Cousinly love

Image from Mansfield Park film
Everyone’s favorite “kissing cousins”

While we’re on the subject of Mauprat–what is it about romance between relatives? Because it makes us uncomfortable these days, we have a tendency to shrug our shoulders, look the other way and say, “well, that was the olden days, they didn’t know any better.” Although clearly, of course, they did; 19th century novelists and the characters who populate their work were the wealthiest people in agricultural economies; they understood breeding just fine.

Historians can tell us that marriages between cousins were a fiscal strategy of the upper class, a way to soften the blow of female disenfranchisement, lessen the impact of primogeniture and keep wealth concentrated within the family. This political and financial necessity was deliberately romanticized in the culture, some argue. It was desirable from a prudential standpoint, and so it became desirable form a psychosocial one as well.

But, as all diligent english majors know, cousin love in 19th century novels isn’t about practicality or money or social acceptability or even, really, about love. Its a way of expressing the fundamental sameness between two individuals. Romances of this period are obsessed by the idea of transcendental love, of fated spiritual connection, a union of souls–of two people who are, in some mysterious way actually one personThis concept is not infrequently expressed as familial relationship. Blood of my blood. All that. Its also a sneaky blow for gender equality. In depicting male and female characters as two halves of one whole, brothers and sisters (don’t worry, its a figure of speech), matched souls, these authors are tacitly placing them on equal footing.

New Years 2013

New Years Resolution imageNot so long ago (or at least it doesn’t feel long ago), in a fit of credulous sentimentality, I made the mistake of publicly posting my New Years resolutions, in the mistaken belief that it would somehow make a difference. The whole exercise was ludicrous  and I don’t know what’s wrong with me. But, since I did that, I might as well do this….

 

5. Care for skin. I didn’t do so bad with this one, actually. No shocking sunburns. Nothing but a mild tan acquired despite layers of spf. The liklihood of my getting skin cancer has not risen since last year.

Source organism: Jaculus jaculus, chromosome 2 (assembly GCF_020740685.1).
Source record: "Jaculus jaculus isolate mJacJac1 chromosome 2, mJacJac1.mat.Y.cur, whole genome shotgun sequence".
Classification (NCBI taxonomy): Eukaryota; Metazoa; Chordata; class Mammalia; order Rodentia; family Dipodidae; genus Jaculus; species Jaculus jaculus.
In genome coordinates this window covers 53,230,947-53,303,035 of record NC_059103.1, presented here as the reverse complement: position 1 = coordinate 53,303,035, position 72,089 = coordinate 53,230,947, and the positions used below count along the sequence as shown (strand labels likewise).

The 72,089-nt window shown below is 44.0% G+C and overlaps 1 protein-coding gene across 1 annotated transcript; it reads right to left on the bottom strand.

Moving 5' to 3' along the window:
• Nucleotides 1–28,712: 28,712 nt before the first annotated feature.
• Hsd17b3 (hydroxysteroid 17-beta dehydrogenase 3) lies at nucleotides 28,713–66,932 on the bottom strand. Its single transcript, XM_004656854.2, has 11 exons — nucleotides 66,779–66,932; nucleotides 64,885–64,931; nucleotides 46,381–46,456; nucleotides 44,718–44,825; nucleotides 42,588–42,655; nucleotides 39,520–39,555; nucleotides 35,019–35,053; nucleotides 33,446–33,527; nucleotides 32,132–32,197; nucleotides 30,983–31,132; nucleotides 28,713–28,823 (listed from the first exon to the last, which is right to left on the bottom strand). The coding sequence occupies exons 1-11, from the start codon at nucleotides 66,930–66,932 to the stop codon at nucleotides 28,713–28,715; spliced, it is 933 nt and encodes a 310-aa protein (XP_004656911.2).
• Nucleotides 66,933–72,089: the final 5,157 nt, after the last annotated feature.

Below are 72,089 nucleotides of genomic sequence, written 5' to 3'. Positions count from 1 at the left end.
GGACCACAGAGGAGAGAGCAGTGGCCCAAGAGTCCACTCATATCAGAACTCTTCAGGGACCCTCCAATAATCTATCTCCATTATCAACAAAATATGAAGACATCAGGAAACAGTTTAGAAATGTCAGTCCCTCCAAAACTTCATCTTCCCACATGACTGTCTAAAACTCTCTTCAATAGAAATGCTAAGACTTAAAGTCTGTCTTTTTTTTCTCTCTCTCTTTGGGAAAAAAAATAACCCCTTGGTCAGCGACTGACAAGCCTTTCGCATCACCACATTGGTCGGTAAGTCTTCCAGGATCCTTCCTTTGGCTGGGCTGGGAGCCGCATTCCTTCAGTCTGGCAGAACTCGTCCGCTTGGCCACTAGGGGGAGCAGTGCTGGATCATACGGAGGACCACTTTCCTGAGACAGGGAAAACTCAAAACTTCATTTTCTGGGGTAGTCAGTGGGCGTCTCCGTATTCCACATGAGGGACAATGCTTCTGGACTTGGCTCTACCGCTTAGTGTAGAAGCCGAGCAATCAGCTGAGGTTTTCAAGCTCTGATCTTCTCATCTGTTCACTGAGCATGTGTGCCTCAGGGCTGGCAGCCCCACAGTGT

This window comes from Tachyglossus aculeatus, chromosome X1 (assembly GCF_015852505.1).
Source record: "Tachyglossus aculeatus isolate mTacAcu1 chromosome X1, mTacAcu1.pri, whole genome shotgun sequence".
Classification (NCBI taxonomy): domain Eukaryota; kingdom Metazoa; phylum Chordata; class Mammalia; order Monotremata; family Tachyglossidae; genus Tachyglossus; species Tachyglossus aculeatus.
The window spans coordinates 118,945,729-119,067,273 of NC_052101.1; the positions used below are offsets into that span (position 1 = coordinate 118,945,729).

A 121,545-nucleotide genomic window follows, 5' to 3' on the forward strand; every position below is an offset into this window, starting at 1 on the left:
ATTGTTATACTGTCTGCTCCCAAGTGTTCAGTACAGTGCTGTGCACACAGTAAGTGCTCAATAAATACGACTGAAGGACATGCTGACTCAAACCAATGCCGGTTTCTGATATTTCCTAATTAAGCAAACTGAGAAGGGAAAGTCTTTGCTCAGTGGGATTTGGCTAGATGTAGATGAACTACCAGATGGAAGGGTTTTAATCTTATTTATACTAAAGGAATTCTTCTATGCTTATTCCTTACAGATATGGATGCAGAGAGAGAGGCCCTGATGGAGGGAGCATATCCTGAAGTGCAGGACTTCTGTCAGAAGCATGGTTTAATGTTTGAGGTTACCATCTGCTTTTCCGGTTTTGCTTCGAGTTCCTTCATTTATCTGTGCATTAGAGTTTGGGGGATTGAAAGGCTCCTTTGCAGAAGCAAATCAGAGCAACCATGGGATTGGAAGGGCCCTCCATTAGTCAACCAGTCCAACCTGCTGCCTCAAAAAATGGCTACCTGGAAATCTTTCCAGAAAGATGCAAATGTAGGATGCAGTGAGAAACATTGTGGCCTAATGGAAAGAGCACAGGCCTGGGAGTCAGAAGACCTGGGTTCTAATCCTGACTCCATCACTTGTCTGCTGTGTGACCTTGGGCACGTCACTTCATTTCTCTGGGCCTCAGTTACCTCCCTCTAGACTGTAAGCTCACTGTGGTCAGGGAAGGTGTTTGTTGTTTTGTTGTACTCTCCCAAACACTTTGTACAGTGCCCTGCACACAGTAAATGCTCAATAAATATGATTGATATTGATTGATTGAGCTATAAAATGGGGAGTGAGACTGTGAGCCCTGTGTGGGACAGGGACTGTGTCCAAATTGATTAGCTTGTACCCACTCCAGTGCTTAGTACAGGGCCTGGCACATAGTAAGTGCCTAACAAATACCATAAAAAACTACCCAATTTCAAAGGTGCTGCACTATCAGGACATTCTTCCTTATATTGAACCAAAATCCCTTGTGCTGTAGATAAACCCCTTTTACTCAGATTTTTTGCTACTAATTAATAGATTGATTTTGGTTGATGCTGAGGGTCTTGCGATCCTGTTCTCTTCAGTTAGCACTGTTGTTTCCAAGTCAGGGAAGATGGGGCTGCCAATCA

4. Weigh 125 lbs. Not so much. Its not that I didn’t loose any weight; its just that I gained it all back. Carry that one over into 2013, I guess.

3. Achieve a modicum of financial stability. Not so bad in this department either. More lucrative job? Check. Two, actually. Small savings? Check. It was hard. Really, really hard. But its there somehow, and I’m not touching it.

2. Graduate! Oh, right. No thesis; no diploma. May 2013, here I come.

1. Write everyday. Um…no. Huge improvements in this area actually; I’ve put in a lot of work. But everyday? No. It does occur to me that this was a dumb idea. That if I was going insist on quantifying, I should have gone with something like total pages, or total hours. Excuses, excuses.

Top 5 Worst Calendars of 2013

When shopping for a calendar turned into an extended exercise in yikes, I decided to share. If you really think about wall calendars, they’re all a little strange–flowers, pets, farm animals, sports teams, scenic views, children dressed like adults–but these are each in one way or another, a new level of terrible. I give you, the worst calendars of 2013.

The rules: No Cafe Press weirdness (examples: this or this). Too easy. You could fill up a top fifty list in 5 minutes on there. Calendars must be offered on websites which feature mostly mainstream products normal people could conceivably want.

The Worst of the Worst

5. Butter my ButtFull title: Butter my butt and call me a biscuit. Classin’ up the joint, I see. Well, I’ll be.

4. Underwater Dogs. What. the. fuck. This gives me the shivers, but people love this calendar: 58 positive customer reviews.

3. The Peeps Show. Something the quirky-hot-girl in a romantic comedy would come up with. Listen, honey, you’re not that charming. Just stop.

2. Thomas Kinkade: The Disney Dreams CollectionAppalling. There is so much sentimental bullshit crammed into this, its hard to know what to say.

1. Celebrity Feast. I take that back. Now it’s hard to know what to say.

Runners up:

Breastfeeding Mamas. Okay, don’t get me wrong, I’m all for breast feeding, empowered moms, cute babies, and going topless. I’m just saying: wouldn’t this look great on my desk at work?

One Direction. Its like there was a most-unintentionally-homoerotic photo contest.

 

Ma’s Dolls. Six haphazard snapshots of super creepy mice dolls. Alright.

Goals for 2012